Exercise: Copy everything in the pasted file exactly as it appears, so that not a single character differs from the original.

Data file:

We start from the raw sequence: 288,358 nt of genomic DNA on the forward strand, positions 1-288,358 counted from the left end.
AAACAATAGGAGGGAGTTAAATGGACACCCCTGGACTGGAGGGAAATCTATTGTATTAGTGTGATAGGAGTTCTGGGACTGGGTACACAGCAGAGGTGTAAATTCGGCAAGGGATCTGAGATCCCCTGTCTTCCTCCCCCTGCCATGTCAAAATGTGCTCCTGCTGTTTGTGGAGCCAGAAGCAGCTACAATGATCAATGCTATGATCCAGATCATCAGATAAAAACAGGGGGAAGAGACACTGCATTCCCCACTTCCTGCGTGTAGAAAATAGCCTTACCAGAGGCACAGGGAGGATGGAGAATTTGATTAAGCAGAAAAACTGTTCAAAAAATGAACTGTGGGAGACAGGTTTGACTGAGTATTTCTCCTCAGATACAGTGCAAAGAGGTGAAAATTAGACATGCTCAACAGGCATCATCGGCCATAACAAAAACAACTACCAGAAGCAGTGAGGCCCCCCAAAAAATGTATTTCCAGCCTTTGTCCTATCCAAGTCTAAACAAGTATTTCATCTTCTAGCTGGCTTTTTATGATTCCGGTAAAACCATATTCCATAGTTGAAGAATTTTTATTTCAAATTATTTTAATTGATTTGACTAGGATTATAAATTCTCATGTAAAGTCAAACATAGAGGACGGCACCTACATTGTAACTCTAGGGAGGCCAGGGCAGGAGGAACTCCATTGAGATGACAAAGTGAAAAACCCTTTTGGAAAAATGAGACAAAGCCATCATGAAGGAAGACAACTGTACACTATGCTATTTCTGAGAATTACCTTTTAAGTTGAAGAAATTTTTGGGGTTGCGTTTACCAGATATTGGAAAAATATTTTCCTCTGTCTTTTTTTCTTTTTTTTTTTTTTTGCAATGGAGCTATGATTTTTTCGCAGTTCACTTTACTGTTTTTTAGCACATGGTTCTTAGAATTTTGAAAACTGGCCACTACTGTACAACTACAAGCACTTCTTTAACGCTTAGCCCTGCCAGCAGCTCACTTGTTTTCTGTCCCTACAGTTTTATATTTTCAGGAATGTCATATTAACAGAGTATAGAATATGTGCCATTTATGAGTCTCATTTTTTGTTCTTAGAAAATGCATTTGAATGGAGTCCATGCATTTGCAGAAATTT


We start from the raw sequence: 288,358 nt of genomic DNA on the forward strand, positions 1-288,358 counted from the left end.
AAACAATAGGAGGGAGTTAAATGGACACCCCTGGACTGGAGGGAAATCTATTGTATTAGTGTGATAGGAGTTCTGGGACTGGGTACACAGCAGAGGTGTAAATTCGGCAAGGGATCTGAGATCCCCTGTCTTCCTCCCCCTGCCATGTCAAAATGTGCTCCTGCTGTTTGTGGAGCCAGAAGCAGCTACAATGATCAATGCTATGATCCAGATCATCAGATAAAAACAGGGGGAAGAGACACTGCATTCCCCACTTCCTGCGTGTAGAAAATAGCCTTACCAGAGGCACAGGGAGGATGGAGAATTTGATTAAGCAGAAAAACTGTTCAAAAAATGAACTGTGGGAGACAGGTTTGACTGAGTATTTCTCCTCAGATACAGTGCAAAGAGGTGAAAATTAGACATGCTCAACAGGCATCATCGGCCATAACAAAAACAACTACCAGAAGCAGTGAGGCCCCCCAAAAAATGTATTTCCAGCCTTTGTCCTATCCAAGTCTAAACAAGTATTTCATCTTCTAGCTGGCTTTTTATGATTCCGGTAAAACCATATTCCATAGTTGAAGAATTTTTATTTCAAATTATTTTAATTGATTTGACTAGGATTATAAATTCTCATGTAAAGTCAAACATAGAGGACGGCACCTACATTGTAACTCTAGGGAGGCCAGGGCAGGAGGAACTCCATTGAGATGACAAAGTGAAAAACCCTTTTGGAAAAATGAGACAAAGCCATCATGAAGGAAGACAACTGTACACTATGCTATTTCTGAGAATTACCTTTTAAGTTGAAGAAATTTTTGGGGTTGCGTTTACCAGATATTGGAAAAATATTTTCCTCTGTCTTTTTTTCTTTTTTTTTTTTTTTGCAATGGAGCTATGATTTTTTCGCAGTTCACTTTACTGTTTTTTAGCACATGGTTCTTAGAATTTTGAAAACTGGCCACTACTGTACAACTACAAGCACTTCTTTAACGCTTAGCCCTGCCAGCAGCTCACTTGTTTTCTGTCCCTACAGTTTTATATTTTCAGGAATGTCATATTAACAGAGTATAGAATATGTGCCATTTATGAGTCTCATTTTTTGTTCTTAGAAAATGCATTTGAATGGAGTCCATGCATTTGCAGAAATTT